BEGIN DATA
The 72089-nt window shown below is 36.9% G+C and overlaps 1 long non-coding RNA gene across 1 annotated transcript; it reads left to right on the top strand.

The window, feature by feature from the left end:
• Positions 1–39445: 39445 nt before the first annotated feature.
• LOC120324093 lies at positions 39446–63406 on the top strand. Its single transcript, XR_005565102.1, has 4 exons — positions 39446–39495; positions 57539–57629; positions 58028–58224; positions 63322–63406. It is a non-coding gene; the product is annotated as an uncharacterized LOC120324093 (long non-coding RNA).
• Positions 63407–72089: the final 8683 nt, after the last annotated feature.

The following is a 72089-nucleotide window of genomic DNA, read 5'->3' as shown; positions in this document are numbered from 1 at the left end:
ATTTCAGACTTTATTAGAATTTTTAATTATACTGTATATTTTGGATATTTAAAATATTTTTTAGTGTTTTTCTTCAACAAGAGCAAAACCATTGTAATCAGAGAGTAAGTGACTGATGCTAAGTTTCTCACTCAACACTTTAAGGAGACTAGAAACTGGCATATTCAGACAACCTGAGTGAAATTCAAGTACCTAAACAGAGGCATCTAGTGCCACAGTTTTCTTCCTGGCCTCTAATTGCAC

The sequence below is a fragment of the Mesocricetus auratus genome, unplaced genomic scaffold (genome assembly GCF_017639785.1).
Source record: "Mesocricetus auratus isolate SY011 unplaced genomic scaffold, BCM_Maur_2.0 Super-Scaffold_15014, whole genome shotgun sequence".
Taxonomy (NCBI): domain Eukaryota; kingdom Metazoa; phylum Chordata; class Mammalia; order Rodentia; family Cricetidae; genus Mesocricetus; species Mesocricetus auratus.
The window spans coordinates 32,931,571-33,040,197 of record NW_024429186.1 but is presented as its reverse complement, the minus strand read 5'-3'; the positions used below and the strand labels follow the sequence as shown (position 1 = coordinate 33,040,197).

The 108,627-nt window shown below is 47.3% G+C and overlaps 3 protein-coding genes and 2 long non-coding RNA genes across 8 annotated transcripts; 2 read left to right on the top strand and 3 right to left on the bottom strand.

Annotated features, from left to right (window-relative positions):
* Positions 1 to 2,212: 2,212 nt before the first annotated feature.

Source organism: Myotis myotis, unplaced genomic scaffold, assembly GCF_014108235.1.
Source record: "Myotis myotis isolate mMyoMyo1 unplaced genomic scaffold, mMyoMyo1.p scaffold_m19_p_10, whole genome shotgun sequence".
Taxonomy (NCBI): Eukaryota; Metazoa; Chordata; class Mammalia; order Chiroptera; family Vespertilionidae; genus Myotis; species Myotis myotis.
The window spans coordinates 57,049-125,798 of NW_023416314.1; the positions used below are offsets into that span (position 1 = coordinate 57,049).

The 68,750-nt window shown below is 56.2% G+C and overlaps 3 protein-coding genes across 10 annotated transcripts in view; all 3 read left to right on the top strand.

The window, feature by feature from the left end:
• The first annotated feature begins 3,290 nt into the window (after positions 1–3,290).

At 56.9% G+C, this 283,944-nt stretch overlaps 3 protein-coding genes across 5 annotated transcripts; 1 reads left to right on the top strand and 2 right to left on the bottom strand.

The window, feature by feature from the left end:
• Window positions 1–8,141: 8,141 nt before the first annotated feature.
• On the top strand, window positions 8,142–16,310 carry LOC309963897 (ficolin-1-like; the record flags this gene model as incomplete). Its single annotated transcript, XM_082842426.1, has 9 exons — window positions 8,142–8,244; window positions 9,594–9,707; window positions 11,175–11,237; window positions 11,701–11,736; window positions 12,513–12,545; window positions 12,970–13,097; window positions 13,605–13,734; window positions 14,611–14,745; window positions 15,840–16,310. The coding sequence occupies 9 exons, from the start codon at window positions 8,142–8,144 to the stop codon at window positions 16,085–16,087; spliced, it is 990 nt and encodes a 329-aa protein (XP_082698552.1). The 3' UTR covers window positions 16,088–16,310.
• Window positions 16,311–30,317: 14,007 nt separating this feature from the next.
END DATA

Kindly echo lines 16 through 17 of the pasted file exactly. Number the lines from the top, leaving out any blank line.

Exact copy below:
Source record: "Myotis myotis isolate mMyoMyo1 unplaced genomic scaffold, mMyoMyo1.p scaffold_m19_p_10, whole genome shotgun sequence".
Taxonomy (NCBI): Eukaryota; Metazoa; Chordata; class Mammalia; order Chiroptera; family Vespertilionidae; genus Myotis; species Myotis myotis.